CHROMIUM FACT SHEET
Acceptable Level: 0.1 mg/L MCL, Primary Drinking Water Standards
Natural occurring, Industry
Short and Long-term Health Effects
Test for Chromium, Hexavalent Chromium and other metals
Coagulation/Filtration, Ion Exchange, Lime Softening, Reverse
Source: Chromium is a metal found in natural deposits as ores containing other elements. The greatest use of
chromium is in metal alloys such as stainless steel; protective coatings on metal; magnetic tapes; and pigments for paints,
cement, paper, rubber, composition floor covering and other materials. Its soluable forms are used in wood preservatives.
Production of the most water soluable forms of chromium, the chromate and dichromates, was in the range of 250,000
tons in 1992. Though chromium occurs in nature mostly as chrome iron ore and is widely found in soils and plants, it is
rare in natural waters. The two largest sources of chromium emission in the atmosphere are from the chemical
manufacturing industry and combustion of natural gas, oil, and coal.
From 1987 to 1993, according to the Toxics Release Inventory, chromium compound releases to land and water totalled
nearly 200 million pounds. These releases were primarily from industrial organic chemical industries. The largest direct
releases to water occurred in Georgia and Pennsylvania.
When released to land, chromium compounds bind to soil are not likely to migrate to ground water. They are very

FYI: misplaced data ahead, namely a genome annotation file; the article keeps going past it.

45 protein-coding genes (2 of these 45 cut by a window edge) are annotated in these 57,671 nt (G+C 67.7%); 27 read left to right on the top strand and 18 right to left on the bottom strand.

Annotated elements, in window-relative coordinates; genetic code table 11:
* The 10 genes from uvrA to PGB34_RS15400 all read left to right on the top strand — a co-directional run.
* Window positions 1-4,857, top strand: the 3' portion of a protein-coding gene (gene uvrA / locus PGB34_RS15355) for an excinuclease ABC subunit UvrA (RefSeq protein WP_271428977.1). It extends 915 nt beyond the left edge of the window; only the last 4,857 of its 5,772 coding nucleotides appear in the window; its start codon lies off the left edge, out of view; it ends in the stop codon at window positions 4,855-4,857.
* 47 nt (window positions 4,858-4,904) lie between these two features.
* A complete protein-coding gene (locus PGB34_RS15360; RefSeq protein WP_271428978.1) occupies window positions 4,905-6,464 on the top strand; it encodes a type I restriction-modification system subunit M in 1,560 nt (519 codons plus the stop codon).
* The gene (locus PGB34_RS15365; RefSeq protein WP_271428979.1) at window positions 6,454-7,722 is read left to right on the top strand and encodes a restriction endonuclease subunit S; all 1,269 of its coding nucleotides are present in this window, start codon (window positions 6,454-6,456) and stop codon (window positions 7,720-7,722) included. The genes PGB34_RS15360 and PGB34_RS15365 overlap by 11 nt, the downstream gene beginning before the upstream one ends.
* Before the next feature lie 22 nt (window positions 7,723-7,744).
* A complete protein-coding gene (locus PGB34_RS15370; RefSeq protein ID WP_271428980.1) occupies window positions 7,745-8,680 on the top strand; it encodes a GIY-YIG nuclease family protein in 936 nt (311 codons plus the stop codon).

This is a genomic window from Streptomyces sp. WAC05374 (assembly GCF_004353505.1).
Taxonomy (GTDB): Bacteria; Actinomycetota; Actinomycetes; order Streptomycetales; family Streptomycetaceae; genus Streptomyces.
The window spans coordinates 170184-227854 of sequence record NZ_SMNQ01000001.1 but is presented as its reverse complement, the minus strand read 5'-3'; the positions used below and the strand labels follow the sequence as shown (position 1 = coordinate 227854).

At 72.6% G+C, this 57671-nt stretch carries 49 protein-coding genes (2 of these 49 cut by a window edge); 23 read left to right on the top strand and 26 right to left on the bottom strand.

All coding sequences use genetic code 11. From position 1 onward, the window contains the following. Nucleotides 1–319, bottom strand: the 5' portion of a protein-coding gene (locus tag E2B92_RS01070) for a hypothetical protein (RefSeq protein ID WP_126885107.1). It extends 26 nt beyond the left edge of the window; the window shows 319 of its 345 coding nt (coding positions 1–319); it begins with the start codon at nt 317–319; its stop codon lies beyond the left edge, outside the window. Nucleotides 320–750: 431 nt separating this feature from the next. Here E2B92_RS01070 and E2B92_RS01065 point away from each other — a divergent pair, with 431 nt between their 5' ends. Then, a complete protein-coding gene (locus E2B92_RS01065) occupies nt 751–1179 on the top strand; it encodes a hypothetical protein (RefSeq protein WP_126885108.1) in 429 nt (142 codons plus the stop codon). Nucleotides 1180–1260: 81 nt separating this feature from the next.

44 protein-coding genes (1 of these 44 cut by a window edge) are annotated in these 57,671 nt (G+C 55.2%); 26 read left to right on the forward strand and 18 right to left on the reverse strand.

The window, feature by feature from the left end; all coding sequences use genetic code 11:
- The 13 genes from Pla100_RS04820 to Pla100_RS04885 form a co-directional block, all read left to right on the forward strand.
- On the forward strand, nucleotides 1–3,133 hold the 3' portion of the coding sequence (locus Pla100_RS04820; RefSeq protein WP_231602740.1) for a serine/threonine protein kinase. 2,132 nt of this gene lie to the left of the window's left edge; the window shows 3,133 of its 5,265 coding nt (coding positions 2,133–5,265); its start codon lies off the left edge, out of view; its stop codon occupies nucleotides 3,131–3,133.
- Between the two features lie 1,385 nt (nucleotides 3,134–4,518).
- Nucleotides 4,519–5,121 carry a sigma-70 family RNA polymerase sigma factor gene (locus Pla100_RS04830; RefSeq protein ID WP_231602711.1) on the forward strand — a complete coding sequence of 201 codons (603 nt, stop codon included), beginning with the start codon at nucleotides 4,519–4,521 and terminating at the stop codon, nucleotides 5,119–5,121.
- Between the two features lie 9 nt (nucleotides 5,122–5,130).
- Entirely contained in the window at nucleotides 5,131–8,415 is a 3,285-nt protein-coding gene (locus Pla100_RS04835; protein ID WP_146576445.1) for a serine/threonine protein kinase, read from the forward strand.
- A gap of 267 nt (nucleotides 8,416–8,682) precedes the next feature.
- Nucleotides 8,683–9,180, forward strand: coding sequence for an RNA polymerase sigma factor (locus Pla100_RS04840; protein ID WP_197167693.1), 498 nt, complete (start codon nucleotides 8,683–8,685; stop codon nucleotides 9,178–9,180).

persistent in water as sediments. There is a high potential for accumulation of chromium in aquatic life.
Effect: Short term: EPA has found chromium to potentially cause the following health effects when people are
exposed to it at levels above the MCL for relatively short periods of time: skin irritation or ulceration.
Long term: Chromium has the potential to cause the following effects from a lifetime exposure at levels above the
MCL: damage to liver, kidney circulatory and nerve tissues; skin irritation.
Follow up: Test for hexavalent chromium, treat and re-test for metals.
Treatment: Coagulation/Filtration, Ion Exchange, Lime Softening, Reverse Osmosis
Following installation of this system, the consumer should have the treated water tested for chromium to verify
chromium reduction is being achieved and the system is functioning property.
For more information visit the USEPA website.
Fact Sheet: Chromium
CHROMIUM FACT SHEET